There was a county seat war, albeit a legal war, not a violent war like some counties to the south experienced. Bunker Hill, which had also been founded in 1871, was the contender with Russell for the county seat. The governor had designated Russell as the county seat in 1872, and an election was held on September 9, 1872, for the selection of county officers. More votes were cast in Bunker Hill then in Russell, thus giving the Bunker Hill residents the idea that the county seat should be in their town. Records were moved to Bunker Hill from Russell, making the residents of that town outraged. They refused to recognize Bunker HIil as the county seat. The four commissioners could net even set laws governing the county since two of them met in Russell and the other two met in Bunker Hill, and both sets refused to go to the other town for meetings. This went on for about 1 1/2 years, then another election was held on March 23, 1874, in which Russell came out the winner.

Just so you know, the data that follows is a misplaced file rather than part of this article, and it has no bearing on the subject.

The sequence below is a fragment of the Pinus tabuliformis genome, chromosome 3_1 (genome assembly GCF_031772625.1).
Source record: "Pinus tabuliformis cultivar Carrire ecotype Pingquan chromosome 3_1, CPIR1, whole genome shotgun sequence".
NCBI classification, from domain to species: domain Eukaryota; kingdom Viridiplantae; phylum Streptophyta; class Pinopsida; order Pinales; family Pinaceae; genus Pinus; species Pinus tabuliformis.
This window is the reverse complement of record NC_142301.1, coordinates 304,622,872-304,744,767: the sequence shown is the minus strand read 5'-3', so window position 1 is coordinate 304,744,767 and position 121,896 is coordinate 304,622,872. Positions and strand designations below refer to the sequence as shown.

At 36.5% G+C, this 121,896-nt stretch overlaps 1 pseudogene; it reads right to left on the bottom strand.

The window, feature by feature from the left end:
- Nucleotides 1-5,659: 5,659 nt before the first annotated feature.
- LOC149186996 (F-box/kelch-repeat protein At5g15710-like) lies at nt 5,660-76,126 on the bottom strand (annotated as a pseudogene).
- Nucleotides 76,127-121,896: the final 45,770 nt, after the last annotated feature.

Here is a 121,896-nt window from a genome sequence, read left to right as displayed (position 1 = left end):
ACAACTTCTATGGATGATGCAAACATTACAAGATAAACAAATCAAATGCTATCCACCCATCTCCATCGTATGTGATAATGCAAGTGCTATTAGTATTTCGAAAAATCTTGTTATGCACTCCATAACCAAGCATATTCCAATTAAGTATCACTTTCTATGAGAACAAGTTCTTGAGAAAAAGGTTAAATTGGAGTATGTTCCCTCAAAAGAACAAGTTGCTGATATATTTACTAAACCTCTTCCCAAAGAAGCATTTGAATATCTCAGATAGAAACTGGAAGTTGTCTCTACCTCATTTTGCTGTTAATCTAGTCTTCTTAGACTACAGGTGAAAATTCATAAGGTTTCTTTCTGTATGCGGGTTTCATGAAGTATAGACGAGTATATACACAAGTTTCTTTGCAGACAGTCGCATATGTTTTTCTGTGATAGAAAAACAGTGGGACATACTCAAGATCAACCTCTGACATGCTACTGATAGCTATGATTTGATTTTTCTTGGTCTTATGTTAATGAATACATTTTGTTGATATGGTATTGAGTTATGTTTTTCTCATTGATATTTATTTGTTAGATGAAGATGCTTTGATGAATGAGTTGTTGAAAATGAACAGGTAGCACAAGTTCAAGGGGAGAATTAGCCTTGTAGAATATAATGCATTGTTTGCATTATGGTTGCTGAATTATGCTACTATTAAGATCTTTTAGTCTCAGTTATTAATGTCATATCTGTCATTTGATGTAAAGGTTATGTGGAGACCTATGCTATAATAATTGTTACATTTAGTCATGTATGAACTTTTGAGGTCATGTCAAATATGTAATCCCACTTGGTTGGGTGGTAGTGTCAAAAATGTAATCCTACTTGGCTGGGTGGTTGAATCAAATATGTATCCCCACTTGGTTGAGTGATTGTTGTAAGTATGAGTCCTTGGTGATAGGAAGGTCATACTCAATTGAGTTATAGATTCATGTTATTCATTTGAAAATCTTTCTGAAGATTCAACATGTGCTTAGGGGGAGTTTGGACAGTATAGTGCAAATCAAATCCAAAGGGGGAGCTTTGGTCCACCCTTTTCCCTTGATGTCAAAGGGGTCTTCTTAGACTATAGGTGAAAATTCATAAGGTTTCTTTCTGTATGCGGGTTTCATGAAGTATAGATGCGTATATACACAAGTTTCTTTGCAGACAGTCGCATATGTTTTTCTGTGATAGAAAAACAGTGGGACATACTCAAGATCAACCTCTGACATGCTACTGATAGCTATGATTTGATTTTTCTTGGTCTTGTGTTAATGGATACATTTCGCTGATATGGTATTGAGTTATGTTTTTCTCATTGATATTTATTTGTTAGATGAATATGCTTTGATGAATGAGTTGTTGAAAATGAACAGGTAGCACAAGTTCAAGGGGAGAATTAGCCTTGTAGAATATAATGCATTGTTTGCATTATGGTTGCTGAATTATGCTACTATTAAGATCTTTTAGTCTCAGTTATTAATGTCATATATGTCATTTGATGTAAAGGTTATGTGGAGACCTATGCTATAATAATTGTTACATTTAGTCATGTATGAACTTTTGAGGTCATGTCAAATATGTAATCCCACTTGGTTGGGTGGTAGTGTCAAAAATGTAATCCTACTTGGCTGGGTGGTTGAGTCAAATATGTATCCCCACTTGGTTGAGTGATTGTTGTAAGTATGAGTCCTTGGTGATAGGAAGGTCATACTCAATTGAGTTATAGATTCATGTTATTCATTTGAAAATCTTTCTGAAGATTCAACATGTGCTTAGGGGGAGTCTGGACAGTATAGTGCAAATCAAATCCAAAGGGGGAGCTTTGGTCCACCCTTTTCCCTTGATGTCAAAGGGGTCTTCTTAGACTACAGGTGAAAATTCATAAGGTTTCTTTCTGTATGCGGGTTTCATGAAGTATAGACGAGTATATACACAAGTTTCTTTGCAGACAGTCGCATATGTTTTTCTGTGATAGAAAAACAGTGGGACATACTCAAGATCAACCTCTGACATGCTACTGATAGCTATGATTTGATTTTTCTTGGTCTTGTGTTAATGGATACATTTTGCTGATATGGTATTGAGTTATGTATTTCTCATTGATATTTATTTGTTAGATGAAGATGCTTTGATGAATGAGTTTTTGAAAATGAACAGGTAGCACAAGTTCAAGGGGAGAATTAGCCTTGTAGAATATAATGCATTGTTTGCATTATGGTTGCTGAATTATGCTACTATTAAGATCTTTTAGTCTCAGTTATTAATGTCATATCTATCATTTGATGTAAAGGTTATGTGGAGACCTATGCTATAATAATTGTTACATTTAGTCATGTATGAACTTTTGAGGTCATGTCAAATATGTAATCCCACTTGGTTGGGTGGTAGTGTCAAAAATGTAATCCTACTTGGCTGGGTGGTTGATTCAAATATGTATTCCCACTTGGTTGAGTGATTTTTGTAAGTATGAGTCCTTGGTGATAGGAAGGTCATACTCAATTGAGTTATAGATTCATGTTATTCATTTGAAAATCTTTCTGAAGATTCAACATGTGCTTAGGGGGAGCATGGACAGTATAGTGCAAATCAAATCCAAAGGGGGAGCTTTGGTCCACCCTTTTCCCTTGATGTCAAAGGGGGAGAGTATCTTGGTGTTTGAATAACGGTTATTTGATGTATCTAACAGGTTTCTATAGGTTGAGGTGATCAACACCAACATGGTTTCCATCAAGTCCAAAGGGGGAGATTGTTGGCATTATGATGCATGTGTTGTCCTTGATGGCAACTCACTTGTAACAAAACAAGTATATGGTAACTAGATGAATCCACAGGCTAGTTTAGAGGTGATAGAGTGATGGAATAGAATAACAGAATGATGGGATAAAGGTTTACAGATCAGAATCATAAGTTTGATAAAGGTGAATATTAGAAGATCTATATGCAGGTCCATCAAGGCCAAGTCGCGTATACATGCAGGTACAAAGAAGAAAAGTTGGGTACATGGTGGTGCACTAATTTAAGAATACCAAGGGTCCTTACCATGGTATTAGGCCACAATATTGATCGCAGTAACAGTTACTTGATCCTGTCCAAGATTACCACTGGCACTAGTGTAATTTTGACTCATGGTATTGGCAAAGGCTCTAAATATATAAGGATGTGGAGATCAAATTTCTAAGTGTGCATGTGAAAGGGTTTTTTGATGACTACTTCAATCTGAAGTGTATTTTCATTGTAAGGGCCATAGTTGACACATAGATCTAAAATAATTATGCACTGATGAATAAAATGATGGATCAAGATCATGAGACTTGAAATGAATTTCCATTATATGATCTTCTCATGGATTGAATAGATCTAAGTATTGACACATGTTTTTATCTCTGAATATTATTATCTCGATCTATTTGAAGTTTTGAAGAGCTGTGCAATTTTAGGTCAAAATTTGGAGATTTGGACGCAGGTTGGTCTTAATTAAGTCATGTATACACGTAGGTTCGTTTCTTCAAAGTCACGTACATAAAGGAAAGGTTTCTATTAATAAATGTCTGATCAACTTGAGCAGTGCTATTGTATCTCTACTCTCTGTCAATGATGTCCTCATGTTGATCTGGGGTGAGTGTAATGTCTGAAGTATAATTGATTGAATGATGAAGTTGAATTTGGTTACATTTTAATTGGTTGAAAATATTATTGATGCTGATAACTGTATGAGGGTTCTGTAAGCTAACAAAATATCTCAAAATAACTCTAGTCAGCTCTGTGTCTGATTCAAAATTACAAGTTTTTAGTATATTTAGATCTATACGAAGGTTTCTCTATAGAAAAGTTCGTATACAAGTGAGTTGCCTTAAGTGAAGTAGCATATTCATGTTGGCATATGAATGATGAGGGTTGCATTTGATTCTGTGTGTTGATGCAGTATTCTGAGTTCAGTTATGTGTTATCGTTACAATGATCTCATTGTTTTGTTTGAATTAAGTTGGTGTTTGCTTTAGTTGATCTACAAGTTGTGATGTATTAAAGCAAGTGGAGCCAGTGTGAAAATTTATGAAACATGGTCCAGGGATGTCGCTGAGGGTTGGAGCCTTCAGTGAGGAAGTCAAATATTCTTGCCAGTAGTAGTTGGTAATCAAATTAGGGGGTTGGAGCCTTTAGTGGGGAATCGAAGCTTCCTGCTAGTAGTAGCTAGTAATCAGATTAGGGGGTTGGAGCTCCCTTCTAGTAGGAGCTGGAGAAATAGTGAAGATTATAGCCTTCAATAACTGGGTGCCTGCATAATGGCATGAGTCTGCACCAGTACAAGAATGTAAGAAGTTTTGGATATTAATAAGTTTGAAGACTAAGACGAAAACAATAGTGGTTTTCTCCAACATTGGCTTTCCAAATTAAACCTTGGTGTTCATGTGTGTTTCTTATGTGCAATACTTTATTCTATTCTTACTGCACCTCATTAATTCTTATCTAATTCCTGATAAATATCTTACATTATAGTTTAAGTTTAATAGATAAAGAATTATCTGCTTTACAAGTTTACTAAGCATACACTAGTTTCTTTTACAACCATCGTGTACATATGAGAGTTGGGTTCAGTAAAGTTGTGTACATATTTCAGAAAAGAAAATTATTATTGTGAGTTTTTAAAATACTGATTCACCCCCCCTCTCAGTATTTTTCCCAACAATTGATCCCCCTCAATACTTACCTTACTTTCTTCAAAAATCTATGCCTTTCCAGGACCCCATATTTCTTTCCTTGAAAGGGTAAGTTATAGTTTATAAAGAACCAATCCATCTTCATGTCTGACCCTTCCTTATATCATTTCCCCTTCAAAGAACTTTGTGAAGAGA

Dubuque was settled by Polish immigrants shortly after the Civil War.

A group of German-Russian settlers came to Russell County in December 1876 from a village called Kratzka in the Volga Region of Russia and settled south of Russell in the Smoky Hill River region. The men had built a hut and lived in it while working on their claims during the week, and on the weekends they went to a village that they had built for their families. The Homestead Act changed that lifestyle when it required that the settlers lived on their claims year round. They had to build homes on their lands, and once that was done, the little village disappeared. These German-Russians were of the Lutheran faith, and they were accepted by the others in the county after making an effort to learn the English language and customs.

Another group of German-Russians arrived in Russell County from Eckheim, Russia, in February 1878. They settled near the Kratzka colonists. Eckheim was about 50 miles from Kratzka in Russia.

Many more individuals and groups of German-Russian heritage continued to come to Russell County. A group who had gone to Mexico and found that it didn't suit them, came to Russell County in 1898. Most of these people were from Saratov, and others came from Samara and Bessarabia. Like their predecessors, they were of the Lutheran faith, although there were a few Catholics among them.